By Parush Arora
The twin balance sheet problem has consumed much time and energy of the Indian financial authorities. With the amount surging to Rs 614,872 crores in March 2017, RBI has come up with various policies and strategies to clean up the mess. Additionally, once the process is completed, the authorities have to ensure that such kind of a menace does not repeat itself in the future. Viral Acharya, Deputy Governor of RBI, is thinking along similar lines and has proposed to introduce a unique database system called the Public Credit Registry (PCR).
What is the Public Credit Registry?
Public Credit Registry (PCR) is a central database of all persons and companies. It will contain data such as credit rating of the relevant party, financial and economic background, past financial transactions, credit risk level, and other related information. In short, it will provide a complete financial overview of any person or entity to the banks and other credit agencies.
Initially, it will cover the customers of all scheduled commercial banks. Later, it might include those of the rest of the financial institutions. Aadhar cards for individuals and Corporate Identification Number (CIN) for companies will act as a unique identifier of the concerned party. The database will be managed and governed by either the RBI or any other banking supervisory authority.
How the situation of bad loans occurred
For preventing the same mistake from occurring again one should hit the roots of the problem and work on the fundamentals. The non-performing assets (bad loans) situation occurred due to the presence of asymmetric information. Many debtors defaulted at the same time because banks were unable to estimate the risk and underestimated the provisions to be kept aside. Banks were unable to identify the exact credit worth of the borrowers. The inability to provide credit to a good borrower-led to the mass level default.
A single accessible data will ensure symmetry of information in the financial economy. Thus, it will prevent the recurrence of the problem.
Potential benefits — Financial inclusion?
Acharya said that it would help in enhancing the efficiency of the credit market, increasing financial inclusion, improving the ease of doing business, and help in controlling delinquencies. Small and marginal aspirants, start-ups, new entrepreneurs, and small businesses in micro, small and medium enterprises (MSME) sector are disadvantaged as they lack many of the desired qualifications for credit. Transparency of credit information would serve as a reputational collateral for such borrowers. Reputational collateral can be defined as a signal to credit institutions regarding the worthiness and goodwill of the borrower. This would not only help promote financial inclusion but also reward the good borrowers thereby imparting credit discipline. He further added that:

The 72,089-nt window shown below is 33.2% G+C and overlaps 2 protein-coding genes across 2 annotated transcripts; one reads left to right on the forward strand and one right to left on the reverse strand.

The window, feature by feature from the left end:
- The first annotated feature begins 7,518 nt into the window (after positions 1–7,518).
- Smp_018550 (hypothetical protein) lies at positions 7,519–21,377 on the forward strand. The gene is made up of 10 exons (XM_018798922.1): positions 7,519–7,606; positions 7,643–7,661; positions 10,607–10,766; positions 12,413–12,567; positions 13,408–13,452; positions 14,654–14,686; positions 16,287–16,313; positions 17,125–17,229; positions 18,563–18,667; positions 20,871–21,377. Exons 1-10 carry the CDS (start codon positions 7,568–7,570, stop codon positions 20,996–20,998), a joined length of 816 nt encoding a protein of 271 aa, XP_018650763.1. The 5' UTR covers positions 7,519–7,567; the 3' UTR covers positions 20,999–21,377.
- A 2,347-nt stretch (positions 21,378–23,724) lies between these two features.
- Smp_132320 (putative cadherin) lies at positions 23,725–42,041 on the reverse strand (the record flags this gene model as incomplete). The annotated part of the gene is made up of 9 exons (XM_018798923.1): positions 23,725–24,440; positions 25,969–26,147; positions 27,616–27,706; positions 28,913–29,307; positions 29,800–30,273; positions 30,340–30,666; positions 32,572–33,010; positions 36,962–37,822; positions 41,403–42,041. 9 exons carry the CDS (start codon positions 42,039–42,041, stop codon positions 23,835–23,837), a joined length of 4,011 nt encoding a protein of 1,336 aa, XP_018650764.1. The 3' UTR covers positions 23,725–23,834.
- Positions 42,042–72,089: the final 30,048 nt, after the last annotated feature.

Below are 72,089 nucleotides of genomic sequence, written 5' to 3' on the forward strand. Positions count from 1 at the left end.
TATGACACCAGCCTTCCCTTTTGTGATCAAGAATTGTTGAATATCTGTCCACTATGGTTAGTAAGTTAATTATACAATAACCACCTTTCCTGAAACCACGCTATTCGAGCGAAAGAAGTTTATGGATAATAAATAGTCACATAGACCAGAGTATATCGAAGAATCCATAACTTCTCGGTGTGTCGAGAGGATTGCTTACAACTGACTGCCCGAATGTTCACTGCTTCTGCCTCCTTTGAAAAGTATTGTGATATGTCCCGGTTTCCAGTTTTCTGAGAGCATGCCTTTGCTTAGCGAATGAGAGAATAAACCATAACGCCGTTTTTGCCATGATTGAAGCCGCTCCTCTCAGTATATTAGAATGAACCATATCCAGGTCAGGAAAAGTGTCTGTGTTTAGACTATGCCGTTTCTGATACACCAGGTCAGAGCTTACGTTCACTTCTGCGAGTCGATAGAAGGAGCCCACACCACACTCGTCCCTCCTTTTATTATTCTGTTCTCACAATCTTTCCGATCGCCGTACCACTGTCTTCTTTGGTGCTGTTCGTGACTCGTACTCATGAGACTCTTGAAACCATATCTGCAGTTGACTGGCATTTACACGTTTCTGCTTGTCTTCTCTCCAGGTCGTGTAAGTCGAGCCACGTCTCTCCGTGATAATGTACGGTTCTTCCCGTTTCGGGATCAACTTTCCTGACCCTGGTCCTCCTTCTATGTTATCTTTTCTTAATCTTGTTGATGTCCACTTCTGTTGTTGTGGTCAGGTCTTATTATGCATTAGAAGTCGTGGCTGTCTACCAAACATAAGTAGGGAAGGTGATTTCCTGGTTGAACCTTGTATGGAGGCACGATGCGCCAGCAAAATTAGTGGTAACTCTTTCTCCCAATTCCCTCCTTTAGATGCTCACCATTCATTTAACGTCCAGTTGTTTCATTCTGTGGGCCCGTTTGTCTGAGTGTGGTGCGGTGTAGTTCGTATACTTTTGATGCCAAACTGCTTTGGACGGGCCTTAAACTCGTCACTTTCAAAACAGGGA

“We just have to look at our willingness to transact on eBay to understand how reputation builds up for effectively anonymous sellers from their transaction records captured on a website. Similarly, public credit registry would help create a level-playing field among different sizes of borrowers.”
A win-win situation
The move will directly impact the demand and supply side of the financial market. It will help the good borrowers in signalling their creditworthiness to the credit authorities by acting as a reputational collateral. It will help them to avail a loan at lower rates as the financial institution will be able to estimate risk better with the available information. Similarly, the credit authorities will be able to evade the risky borrowers.
With sufficient information, financial institutions will be able to estimate provisions to be kept aside for risk with more precision. Also, the regulators will be able to interfere in time if the situation starts to get out of hand. However, PCR might not help in reducing the current problem, but it will definitely ensure that the mess does not exacerbate in the future.
The financial institutions will have an incentive to exploit those with lower credit ratings, this can defeat the purpose of financial inclusion that the current government is aiming for. Yet, with the NPAs surging, the move will have to be accepted and welcomed throughout the country.
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